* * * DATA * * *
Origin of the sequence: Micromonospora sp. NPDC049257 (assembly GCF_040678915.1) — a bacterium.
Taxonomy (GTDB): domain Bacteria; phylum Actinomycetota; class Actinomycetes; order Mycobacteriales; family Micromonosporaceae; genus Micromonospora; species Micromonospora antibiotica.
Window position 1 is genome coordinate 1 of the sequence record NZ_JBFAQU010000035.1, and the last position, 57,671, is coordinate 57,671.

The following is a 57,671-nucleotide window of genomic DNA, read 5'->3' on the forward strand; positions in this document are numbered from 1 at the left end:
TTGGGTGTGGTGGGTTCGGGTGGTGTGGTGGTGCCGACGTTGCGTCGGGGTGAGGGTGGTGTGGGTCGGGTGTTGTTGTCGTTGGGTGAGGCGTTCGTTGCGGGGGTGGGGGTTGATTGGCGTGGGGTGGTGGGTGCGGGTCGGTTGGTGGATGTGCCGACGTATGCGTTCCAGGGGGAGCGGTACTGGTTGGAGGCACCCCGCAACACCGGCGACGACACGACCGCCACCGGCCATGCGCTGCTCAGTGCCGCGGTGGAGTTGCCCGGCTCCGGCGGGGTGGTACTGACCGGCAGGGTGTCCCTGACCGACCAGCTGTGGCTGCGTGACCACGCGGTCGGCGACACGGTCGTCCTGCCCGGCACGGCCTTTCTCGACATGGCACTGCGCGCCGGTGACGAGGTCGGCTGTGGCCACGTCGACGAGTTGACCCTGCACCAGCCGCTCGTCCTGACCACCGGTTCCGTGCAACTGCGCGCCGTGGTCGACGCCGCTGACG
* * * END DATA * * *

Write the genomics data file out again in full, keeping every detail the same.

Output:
Origin of the sequence: Micromonospora sp. NPDC049257 (assembly GCF_040678915.1) — a bacterium.
Taxonomy (GTDB): domain Bacteria; phylum Actinomycetota; class Actinomycetes; order Mycobacteriales; family Micromonosporaceae; genus Micromonospora; species Micromonospora antibiotica.
Window position 1 is genome coordinate 1 of the sequence record NZ_JBFAQU010000035.1, and the last position, 57,671, is coordinate 57,671.

The following is a 57,671-nucleotide window of genomic DNA, read 5'->3' on the forward strand; positions in this document are numbered from 1 at the left end:
TTGGGTGTGGTGGGTTCGGGTGGTGTGGTGGTGCCGACGTTGCGTCGGGGTGAGGGTGGTGTGGGTCGGGTGTTGTTGTCGTTGGGTGAGGCGTTCGTTGCGGGGGTGGGGGTTGATTGGCGTGGGGTGGTGGGTGCGGGTCGGTTGGTGGATGTGCCGACGTATGCGTTCCAGGGGGAGCGGTACTGGTTGGAGGCACCCCGCAACACCGGCGACGACACGACCGCCACCGGCCATGCGCTGCTCAGTGCCGCGGTGGAGTTGCCCGGCTCCGGCGGGGTGGTACTGACCGGCAGGGTGTCCCTGACCGACCAGCTGTGGCTGCGTGACCACGCGGTCGGCGACACGGTCGTCCTGCCCGGCACGGCCTTTCTCGACATGGCACTGCGCGCCGGTGACGAGGTCGGCTGTGGCCACGTCGACGAGTTGACCCTGCACCAGCCGCTCGTCCTGACCACCGGTTCCGTGCAACTGCGCGCCGTGGTCGACGCCGCTGACG